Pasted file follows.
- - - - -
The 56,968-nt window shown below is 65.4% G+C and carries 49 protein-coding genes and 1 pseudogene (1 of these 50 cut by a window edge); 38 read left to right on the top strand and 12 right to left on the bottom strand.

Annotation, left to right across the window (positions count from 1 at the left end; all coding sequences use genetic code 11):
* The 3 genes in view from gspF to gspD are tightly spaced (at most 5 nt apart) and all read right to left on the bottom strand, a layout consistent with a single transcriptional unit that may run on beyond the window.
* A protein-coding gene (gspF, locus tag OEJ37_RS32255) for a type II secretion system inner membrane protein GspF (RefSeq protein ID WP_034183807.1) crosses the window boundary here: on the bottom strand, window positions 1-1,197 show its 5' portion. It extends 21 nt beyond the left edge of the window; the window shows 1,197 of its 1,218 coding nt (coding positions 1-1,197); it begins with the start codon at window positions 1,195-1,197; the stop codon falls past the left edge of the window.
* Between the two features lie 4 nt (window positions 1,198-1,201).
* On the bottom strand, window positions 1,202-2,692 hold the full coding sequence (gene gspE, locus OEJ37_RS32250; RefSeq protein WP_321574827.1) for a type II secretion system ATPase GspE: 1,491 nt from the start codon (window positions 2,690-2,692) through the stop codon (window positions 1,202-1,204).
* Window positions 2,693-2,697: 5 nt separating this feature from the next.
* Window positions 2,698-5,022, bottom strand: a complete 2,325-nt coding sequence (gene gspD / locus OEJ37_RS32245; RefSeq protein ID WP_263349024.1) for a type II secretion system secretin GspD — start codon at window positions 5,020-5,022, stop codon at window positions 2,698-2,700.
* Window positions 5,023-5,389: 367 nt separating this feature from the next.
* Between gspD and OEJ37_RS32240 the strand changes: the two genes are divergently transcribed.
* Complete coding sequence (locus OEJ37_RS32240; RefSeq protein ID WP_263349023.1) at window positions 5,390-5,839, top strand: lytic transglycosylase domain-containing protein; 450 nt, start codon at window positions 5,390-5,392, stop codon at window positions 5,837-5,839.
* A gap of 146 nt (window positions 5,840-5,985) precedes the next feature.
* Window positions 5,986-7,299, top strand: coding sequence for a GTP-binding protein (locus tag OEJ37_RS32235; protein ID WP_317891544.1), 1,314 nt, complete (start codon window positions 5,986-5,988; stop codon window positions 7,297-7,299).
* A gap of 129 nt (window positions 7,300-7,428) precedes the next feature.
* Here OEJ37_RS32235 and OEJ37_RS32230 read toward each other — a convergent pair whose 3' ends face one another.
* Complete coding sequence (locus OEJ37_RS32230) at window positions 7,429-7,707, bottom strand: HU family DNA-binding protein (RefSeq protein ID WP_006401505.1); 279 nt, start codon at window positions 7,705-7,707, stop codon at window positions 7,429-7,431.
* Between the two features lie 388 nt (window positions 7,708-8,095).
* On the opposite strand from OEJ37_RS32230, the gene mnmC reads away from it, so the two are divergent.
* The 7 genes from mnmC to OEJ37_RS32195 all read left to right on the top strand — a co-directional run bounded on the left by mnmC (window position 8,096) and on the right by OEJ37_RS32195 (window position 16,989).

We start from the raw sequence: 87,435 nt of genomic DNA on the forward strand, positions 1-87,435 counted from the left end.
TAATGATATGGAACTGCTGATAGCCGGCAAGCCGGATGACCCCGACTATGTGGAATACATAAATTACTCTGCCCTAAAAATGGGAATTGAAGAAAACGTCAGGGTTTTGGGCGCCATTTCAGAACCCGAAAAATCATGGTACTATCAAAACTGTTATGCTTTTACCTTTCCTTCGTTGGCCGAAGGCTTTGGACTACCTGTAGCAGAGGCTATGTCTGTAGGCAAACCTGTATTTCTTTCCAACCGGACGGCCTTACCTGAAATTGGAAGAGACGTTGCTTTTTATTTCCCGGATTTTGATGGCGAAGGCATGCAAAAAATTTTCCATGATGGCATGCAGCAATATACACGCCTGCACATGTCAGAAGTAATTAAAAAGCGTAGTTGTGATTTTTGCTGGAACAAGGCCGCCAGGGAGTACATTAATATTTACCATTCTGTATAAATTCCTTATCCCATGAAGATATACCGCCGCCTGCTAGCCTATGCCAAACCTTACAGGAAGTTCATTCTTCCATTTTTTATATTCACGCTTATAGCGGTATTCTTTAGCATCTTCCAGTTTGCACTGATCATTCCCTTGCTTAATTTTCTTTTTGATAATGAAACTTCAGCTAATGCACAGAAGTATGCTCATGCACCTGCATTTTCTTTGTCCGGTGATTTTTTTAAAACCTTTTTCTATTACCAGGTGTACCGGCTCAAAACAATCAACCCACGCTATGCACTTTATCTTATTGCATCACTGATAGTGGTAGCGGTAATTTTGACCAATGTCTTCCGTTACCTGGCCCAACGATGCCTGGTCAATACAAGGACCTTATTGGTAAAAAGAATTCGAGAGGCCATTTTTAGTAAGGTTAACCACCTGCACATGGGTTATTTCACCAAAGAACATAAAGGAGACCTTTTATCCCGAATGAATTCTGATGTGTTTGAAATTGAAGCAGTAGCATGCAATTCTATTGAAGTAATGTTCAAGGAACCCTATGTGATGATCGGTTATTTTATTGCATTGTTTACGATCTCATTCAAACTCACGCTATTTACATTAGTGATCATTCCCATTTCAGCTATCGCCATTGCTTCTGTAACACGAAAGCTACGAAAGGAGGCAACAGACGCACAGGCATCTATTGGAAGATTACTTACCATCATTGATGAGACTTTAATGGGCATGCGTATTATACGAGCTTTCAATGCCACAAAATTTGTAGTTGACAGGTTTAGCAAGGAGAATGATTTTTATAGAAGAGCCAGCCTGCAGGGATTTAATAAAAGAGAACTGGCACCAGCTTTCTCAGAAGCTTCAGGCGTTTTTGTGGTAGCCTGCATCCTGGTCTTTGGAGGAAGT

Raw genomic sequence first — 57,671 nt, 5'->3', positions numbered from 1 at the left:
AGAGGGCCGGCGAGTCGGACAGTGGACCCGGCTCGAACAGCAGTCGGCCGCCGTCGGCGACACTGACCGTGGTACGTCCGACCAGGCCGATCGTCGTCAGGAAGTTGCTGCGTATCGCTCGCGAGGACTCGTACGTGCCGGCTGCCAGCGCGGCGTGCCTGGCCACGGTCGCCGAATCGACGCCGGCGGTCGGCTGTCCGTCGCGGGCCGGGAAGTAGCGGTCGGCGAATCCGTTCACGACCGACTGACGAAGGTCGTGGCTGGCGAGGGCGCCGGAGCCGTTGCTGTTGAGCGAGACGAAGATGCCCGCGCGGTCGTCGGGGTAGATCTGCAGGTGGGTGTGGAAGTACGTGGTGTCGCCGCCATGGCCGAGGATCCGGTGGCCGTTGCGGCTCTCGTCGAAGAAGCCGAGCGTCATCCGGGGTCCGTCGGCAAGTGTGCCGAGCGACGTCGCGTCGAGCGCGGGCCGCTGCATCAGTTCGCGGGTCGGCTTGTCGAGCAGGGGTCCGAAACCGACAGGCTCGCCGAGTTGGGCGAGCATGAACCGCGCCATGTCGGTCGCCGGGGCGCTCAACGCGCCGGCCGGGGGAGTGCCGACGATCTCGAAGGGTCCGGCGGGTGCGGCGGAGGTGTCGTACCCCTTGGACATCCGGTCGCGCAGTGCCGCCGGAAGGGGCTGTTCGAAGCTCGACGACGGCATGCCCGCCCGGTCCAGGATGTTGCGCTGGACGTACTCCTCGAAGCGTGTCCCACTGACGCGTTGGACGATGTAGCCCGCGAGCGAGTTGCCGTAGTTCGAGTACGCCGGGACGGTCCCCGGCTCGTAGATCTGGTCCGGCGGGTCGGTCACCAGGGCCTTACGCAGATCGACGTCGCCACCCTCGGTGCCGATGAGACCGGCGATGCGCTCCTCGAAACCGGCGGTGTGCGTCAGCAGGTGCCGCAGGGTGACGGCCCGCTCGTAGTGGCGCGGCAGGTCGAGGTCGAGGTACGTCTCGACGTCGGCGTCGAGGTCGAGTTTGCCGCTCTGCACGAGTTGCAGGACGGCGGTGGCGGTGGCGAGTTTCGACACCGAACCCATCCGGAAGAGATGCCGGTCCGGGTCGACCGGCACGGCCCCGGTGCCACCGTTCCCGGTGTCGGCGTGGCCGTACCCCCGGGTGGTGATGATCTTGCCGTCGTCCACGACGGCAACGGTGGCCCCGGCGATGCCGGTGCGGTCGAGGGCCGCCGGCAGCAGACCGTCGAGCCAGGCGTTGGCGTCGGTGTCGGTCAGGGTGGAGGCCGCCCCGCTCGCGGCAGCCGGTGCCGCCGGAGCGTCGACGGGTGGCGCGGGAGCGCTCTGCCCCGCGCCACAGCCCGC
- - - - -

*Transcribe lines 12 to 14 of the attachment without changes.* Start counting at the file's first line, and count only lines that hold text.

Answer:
* A gap of 146 nt (window positions 5,840-5,985) precedes the next feature.
* Window positions 5,986-7,299, top strand: coding sequence for a GTP-binding protein (locus tag OEJ37_RS32235; protein ID WP_317891544.1), 1,314 nt, complete (start codon window positions 5,986-5,988; stop codon window positions 7,297-7,299).
* A gap of 129 nt (window positions 7,300-7,428) precedes the next feature.